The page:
Skeptical about the term ‘mental health’ and ‘psychological disorders?’
Mental health issues are still very much a stigma in society today. What I have come to accept is that many people are terrified of psychology and the use of heavy psychological terminology. Many people do not want to be put into a category or be given a ‘diagnosis’ that is seemingly a label that they have to carry for the rest of their lives. I see it every day in practice, parents being afraid to say that their child has ‘ADHD,’ or is struggling with ‘depression,’ and teens worried about being labeled an ‘addict.’
My philosophy is, call it what you want. At the end of the day the DSM (Diagnostic & Statistical Manual of Mental Health Disorders) was created by humans to categorize common symptoms that were being observed among other humans (remember, the DSM has not always existed). The way I see it, if you are an individual that struggles with an issue and are seeking help, you should be able to get the help you need and work towards your own betterment. The ‘diagnosis’ is not the most important aspect, but getting better and being able to function in your day to day life is the single most essential goal.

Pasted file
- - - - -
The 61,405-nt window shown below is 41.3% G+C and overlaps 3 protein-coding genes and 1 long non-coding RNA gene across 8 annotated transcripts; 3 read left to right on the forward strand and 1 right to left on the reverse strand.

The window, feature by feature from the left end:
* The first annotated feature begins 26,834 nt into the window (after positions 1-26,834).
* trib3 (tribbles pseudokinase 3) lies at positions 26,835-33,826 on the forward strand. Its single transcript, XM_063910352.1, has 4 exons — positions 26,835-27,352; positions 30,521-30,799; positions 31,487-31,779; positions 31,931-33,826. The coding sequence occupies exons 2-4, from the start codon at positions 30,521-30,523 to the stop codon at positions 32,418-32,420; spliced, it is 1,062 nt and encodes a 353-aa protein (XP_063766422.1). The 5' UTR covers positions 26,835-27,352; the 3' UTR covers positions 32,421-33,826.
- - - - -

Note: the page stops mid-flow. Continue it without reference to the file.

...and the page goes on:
Now there are people who feel that having a diagnosis has or will provide relief, being able to identify that what they are experiencing is in fact not just ‘in their head’ but a clear medical condition.
Whatever the case may be, my hope as a mental health clinician is that the field of psychology can move in a ‘positive psychology’ direction where we focus on individual’s strengths with the purposes of encouraging them to manage their lives more effectively and to have hope for a more stable future.